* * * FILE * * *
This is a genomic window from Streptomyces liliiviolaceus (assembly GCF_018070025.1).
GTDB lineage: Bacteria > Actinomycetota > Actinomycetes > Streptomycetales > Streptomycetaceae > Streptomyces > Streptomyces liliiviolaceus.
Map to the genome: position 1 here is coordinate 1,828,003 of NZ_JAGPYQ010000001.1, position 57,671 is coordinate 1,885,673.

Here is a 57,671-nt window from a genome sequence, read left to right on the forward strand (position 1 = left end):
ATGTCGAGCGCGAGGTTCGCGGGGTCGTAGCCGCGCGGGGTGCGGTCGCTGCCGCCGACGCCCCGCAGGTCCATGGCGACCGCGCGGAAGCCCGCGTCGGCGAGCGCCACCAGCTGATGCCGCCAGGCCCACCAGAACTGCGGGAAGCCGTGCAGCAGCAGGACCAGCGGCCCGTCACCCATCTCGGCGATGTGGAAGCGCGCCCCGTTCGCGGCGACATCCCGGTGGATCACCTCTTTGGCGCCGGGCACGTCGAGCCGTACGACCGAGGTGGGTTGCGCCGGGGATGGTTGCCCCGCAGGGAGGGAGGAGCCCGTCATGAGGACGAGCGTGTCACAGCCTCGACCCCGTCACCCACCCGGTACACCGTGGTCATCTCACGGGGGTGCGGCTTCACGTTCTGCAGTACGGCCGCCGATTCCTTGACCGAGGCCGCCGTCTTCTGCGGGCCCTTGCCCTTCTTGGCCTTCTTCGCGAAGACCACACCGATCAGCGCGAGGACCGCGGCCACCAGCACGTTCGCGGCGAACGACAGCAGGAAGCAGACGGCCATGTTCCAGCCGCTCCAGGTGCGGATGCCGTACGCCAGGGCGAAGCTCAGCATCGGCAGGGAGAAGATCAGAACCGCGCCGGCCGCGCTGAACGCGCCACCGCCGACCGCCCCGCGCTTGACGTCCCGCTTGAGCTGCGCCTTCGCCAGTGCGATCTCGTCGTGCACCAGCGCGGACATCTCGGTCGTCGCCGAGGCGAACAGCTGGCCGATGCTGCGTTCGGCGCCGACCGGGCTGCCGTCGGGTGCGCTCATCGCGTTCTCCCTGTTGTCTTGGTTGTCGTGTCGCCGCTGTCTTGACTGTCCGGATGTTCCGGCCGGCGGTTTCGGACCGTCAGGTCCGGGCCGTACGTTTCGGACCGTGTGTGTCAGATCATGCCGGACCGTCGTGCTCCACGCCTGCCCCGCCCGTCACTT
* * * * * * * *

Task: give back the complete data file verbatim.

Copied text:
This is a genomic window from Streptomyces liliiviolaceus (assembly GCF_018070025.1).
GTDB lineage: Bacteria > Actinomycetota > Actinomycetes > Streptomycetales > Streptomycetaceae > Streptomyces > Streptomyces liliiviolaceus.
Map to the genome: position 1 here is coordinate 1,828,003 of NZ_JAGPYQ010000001.1, position 57,671 is coordinate 1,885,673.

Here is a 57,671-nt window from a genome sequence, read left to right on the forward strand (position 1 = left end):
ATGTCGAGCGCGAGGTTCGCGGGGTCGTAGCCGCGCGGGGTGCGGTCGCTGCCGCCGACGCCCCGCAGGTCCATGGCGACCGCGCGGAAGCCCGCGTCGGCGAGCGCCACCAGCTGATGCCGCCAGGCCCACCAGAACTGCGGGAAGCCGTGCAGCAGCAGGACCAGCGGCCCGTCACCCATCTCGGCGATGTGGAAGCGCGCCCCGTTCGCGGCGACATCCCGGTGGATCACCTCTTTGGCGCCGGGCACGTCGAGCCGTACGACCGAGGTGGGTTGCGCCGGGGATGGTTGCCCCGCAGGGAGGGAGGAGCCCGTCATGAGGACGAGCGTGTCACAGCCTCGACCCCGTCACCCACCCGGTACACCGTGGTCATCTCACGGGGGTGCGGCTTCACGTTCTGCAGTACGGCCGCCGATTCCTTGACCGAGGCCGCCGTCTTCTGCGGGCCCTTGCCCTTCTTGGCCTTCTTCGCGAAGACCACACCGATCAGCGCGAGGACCGCGGCCACCAGCACGTTCGCGGCGAACGACAGCAGGAAGCAGACGGCCATGTTCCAGCCGCTCCAGGTGCGGATGCCGTACGCCAGGGCGAAGCTCAGCATCGGCAGGGAGAAGATCAGAACCGCGCCGGCCGCGCTGAACGCGCCACCGCCGACCGCCCCGCGCTTGACGTCCCGCTTGAGCTGCGCCTTCGCCAGTGCGATCTCGTCGTGCACCAGCGCGGACATCTCGGTCGTCGCCGAGGCGAACAGCTGGCCGATGCTGCGTTCGGCGCCGACCGGGCTGCCGTCGGGTGCGCTCATCGCGTTCTCCCTGTTGTCTTGGTTGTCGTGTCGCCGCTGTCTTGACTGTCCGGATGTTCCGGCCGGCGGTTTCGGACCGTCAGGTCCGGGCCGTACGTTTCGGACCGTGTGTGTCAGATCATGCCGGACCGTCGTGCTCCACGCCTGCCCCGCCCGTCACTT